At the Battle of Lexington and Concord in the Revolutionary War in 1775 either a British soldier or colonial militiaman fired the shot heard 'round the world. Nobody is quite sure who to blame for the first shot. Today we have an economic crisis felt 'round the world. Nobody is quite sure who to blame for the first shot.
Suppose we turn it around to "an economic opportunity felt 'round the world"? Imagine looking for solutions while fully aware of the current reality personally, nationally and internationally. We expect to find solutions...somewhere, somehow.
The sewer is not the first place I would think to look for gold. In Suwa, Japan, a sewage treatment facility mined tens of thousands of pounds of gold from sewage sludge. According to an article on February 2, 2009 in the Telegraph.co.uk "...yield of gold extracted from sludge to rival production levels at some of the best mines in the world." By the end of their financial year, March 2009, the sewage treatment plant expects to earn $167,000. You never know where you will find an unexpected source of wealth...an unintended consequence.
We have plenty of matrices to tell us where we stand:
According to the Conference Board, a New York based research firm, their Consumer Confidence Index has fallen to an all time low. CNNMoney.com reports on February 24, 2009 "The index, which is based on a survey of 5,000 U.S. households, revealed a bleak outlook for the months ahead."
There were 304 million people in the United States in 2008 according to the US Census. The Conference Board survey represents .01644% of the entire population of the United States. The Conference Board didn't ask me what I think. Did they ask you? Probably not.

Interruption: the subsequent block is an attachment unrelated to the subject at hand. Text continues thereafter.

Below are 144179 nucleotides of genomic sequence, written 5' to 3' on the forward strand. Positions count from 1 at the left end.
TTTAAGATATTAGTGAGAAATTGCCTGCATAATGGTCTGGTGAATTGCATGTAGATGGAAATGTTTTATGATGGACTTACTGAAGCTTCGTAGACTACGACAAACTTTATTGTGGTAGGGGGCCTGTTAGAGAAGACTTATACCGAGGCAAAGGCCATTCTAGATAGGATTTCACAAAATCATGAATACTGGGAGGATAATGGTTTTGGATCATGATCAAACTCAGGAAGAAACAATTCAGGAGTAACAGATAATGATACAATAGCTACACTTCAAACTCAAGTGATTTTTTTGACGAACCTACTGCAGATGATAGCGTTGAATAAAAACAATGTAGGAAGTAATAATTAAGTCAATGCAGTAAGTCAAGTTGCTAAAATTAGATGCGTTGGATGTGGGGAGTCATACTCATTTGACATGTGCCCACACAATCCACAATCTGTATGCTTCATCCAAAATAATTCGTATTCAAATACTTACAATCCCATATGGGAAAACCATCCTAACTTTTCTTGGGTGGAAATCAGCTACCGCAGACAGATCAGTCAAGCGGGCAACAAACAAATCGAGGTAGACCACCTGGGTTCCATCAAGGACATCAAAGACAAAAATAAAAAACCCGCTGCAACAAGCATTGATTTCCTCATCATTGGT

Our loss of confidence and trust could be the greatest loss of all with the most devastating consequences. With no hope and no expectation of a resolution to our economic situation, we create more of the same despair. We look for situations to confirm our bleak beliefs. There is plenty to confirm the current reality.
Suppose we start to look for opportunities and expect to find them although we may not be sure when or where? This outlook is not the same as unbridled optimism.
In Good to Great by Jim Collins, Admiral Jim Stockdale, described his eight year experience in the Hanoi Hilton as a prisoner in the Viet Nam War. His experience paralleled the good-to-great companies studied by Collins and his team,"...stoically accepted the brutal facts of the reality...maintained an unwavering faith in the endgame...commitment to prevail as a great company despite the brutal facts."
Collins called this duality "the Stockdale Paradox." Facts plus faith sustained Stockdale and prisoners under his command. The prisoners who didn't survive in the same circumstances were "the optimists." The Calvary didn't show up on a date certain time after time after time for them. "They died of a broken heart," said Stockdale.
Stockdale told Collins, "This is a very important lesson. You must never confuse faith that you will prevail in the end-- which you can never afford to lose--with the discipline to confront the most brutal facts of your current reality, whatever they might be."
Seven Take Away Lessons for Us in 2009:
How you respond to your current reality is a choice
Stay connected with others, now is not the time to isolate
Spark your own creativity by being a solution resource for others
Consider options that may look weird (remember the sewer)
Give yourself a pat on the back for getting this far
Expect to prevail and be enriched by the experience
Remind yourself of what is really most important
The economic crisis of 2009 pales in comparison to torture as a prisoner of war for eight years. Can you, like Admiral Stockdale, know without a doubt that you will prevail and turn this experience "into the defining event of my life, which, in retrospect, I would not trade"?
Where are the opportunities amidst the brutal facts today? The first place to look is inside your own head and heart. Faith as defined by Webster is confidence or trust in a person or thing. It is an inside job. The opportunities in an economic "shot heard 'round the world" start with you.